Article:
This past weekend, along with over 400 other health care providers, social scientists, technology entrepreneurs, and “e-patients,” I attended the fascinating and provocative Medicine 2.0 conference at Stanford, or more accurately the “Fourth World Congress on Social Media and Web 2.0 in Health, Medicine and Biomedical Research.” The Medicine 2.0 series is the brainchild of Gunther Eysenbach, MD, MPH, professor of health policy at University of Toronto and Senior Scientist at the Centre for Global eHealth Innovation in Toronto. He is a prominent researcher in the field of eHealth and the effects of the Internet on medicine, and he is founder and editor-in-chief of the influential (and open access) Journal of Medical Internet Research. This was the first Medicine 2.0 held on U.S. soil, and it was ably chaired by the enthusiastic and passionate Dr. Larry Chu, an anesthesiologist at Stanford who also has an interest in educational informatics and epidemiology. The venue was the beautiful, state-of-the-art Stanford medical education building, the Li Ka Shing Center for Learning and Knowledge. As I walked around the medical campus enjoying all of the gleaming new buildings and delightful 80-degree temps, I seemed to have trouble recalling much about the locale from my days there as an oncology fellow in 1989-1991. (Perhaps the fact that I was a first year fellow and had a newborn at the time had something to do with my recollections being mostly of inside corridors).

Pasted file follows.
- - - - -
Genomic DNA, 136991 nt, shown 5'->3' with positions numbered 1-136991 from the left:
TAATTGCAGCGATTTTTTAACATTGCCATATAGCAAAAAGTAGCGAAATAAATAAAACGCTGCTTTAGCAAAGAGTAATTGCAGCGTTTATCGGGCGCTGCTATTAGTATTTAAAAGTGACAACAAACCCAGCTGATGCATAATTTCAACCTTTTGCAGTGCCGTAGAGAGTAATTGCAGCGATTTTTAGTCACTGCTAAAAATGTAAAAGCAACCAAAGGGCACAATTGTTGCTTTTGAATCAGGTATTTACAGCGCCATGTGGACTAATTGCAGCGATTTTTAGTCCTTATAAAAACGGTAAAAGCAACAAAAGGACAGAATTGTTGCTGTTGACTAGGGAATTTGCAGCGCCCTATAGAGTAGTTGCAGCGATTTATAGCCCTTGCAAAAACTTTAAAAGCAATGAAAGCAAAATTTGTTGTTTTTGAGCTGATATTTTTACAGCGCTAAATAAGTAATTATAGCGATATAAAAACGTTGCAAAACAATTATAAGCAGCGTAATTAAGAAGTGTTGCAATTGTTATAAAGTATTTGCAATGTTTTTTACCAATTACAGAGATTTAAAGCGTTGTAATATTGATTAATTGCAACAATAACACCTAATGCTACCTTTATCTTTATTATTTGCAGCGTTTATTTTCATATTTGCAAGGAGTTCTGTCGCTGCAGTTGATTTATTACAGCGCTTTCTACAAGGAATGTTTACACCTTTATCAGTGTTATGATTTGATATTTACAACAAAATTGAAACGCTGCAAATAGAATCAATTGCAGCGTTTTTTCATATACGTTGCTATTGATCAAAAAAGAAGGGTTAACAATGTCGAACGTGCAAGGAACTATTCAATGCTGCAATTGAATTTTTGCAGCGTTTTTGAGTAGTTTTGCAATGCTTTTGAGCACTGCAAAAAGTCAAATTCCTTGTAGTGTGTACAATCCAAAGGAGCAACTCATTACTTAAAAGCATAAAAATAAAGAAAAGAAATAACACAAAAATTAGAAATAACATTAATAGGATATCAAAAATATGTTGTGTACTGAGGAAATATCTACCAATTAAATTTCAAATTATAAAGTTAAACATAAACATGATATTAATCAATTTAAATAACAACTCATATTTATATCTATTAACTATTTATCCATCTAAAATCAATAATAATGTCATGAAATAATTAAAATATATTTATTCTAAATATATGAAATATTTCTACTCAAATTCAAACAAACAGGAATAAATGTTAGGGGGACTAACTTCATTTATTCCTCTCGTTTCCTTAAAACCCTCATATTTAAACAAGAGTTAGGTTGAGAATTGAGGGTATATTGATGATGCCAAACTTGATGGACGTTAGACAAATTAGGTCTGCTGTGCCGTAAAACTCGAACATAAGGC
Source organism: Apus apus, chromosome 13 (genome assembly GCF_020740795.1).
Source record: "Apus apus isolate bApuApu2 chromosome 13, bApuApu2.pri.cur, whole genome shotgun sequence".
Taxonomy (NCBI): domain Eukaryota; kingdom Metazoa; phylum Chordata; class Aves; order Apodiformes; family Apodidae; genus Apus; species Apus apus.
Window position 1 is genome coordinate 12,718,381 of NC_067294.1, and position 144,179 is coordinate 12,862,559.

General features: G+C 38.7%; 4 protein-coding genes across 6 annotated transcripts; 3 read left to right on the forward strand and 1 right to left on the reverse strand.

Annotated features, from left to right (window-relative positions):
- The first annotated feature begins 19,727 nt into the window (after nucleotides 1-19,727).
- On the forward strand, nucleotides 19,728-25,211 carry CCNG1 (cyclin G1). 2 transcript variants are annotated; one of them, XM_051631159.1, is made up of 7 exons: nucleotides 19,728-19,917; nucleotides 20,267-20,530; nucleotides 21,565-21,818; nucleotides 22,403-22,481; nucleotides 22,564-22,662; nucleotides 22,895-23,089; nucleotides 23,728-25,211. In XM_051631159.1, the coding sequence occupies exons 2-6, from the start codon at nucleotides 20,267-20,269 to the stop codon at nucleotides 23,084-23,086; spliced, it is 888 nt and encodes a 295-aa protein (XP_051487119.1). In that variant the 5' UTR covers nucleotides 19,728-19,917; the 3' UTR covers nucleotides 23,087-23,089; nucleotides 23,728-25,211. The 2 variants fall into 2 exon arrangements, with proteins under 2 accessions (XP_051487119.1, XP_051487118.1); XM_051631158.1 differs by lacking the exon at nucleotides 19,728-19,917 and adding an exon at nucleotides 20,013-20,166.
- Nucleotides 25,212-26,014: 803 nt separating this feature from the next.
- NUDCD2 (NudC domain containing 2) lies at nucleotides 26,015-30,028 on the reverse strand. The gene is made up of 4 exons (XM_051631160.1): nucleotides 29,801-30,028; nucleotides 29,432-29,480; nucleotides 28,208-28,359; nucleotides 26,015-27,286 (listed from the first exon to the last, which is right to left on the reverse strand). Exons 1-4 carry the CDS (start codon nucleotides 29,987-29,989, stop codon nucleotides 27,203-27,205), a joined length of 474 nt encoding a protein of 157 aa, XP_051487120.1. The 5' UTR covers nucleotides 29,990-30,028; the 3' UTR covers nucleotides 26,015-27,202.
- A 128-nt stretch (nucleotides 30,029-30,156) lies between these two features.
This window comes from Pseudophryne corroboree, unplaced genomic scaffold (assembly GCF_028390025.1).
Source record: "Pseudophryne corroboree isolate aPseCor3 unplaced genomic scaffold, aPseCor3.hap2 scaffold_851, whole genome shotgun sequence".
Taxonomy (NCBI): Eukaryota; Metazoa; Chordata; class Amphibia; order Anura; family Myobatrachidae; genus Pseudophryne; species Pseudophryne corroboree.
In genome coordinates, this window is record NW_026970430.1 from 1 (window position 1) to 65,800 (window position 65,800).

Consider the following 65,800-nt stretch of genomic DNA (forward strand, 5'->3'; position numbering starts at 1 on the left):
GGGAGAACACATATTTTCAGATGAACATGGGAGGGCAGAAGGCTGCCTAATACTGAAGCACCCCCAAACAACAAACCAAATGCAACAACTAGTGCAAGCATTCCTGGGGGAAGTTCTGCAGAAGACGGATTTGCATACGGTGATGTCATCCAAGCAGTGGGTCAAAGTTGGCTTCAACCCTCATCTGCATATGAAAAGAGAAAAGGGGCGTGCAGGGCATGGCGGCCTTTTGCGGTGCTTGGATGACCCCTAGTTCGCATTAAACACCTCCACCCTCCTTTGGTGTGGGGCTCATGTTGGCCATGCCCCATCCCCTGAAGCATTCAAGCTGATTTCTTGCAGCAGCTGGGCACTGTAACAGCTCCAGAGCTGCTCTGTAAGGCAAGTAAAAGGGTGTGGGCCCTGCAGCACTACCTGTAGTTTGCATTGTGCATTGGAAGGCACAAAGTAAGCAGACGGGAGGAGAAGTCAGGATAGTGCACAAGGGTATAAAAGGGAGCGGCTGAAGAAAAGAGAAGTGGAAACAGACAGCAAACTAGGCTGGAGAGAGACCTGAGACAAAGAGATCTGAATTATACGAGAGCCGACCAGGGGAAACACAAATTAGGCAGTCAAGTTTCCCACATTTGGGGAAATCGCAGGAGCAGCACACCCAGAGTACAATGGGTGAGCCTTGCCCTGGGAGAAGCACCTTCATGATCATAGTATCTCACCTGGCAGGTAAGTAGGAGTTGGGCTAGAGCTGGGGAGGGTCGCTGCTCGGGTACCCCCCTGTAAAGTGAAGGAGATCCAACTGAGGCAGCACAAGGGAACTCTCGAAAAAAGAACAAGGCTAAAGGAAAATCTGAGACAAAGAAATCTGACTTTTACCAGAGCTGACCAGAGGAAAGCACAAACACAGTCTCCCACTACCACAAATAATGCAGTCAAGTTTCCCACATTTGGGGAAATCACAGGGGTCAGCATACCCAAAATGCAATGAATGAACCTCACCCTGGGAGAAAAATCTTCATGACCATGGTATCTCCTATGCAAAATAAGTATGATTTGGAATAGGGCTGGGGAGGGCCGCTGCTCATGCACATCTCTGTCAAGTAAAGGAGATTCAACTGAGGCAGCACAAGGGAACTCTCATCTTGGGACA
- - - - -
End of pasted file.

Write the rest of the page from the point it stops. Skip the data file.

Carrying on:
This meeting definitely had an “unconference” feel to it, with a paucity of bulleted PowerPoint slides and even fewer neckties, not to mention quite a few spiky-haired twenty-something Silicon Valley types (I think they call them Millenials) in attendance. Not exactly the same ambience as the ASCO Annual Meeting. The attendees encompassed a wide diversity of professional backgrounds and training, although most had a particular interest in social media and Web 2.0 technology. It was great to see the broad international audience, with Canada, the UK, Spain, Israel, New Zealand, and Australia, among others, all well represented, hardly surprising since Medicine 2.0 2008 and 2009 was held in Toronto and 2010 in Maastricht. The conference badges themselves were works of art, featuring our pictures, Twitter handles, and personal QR codes. The idea was that you could take a picture of the QR code with your smartphone (using an app like Red Laser), and it would open up to your individual profile page on the conference website, perfect for networking. I kid you not, here is a YouTube video about the badges.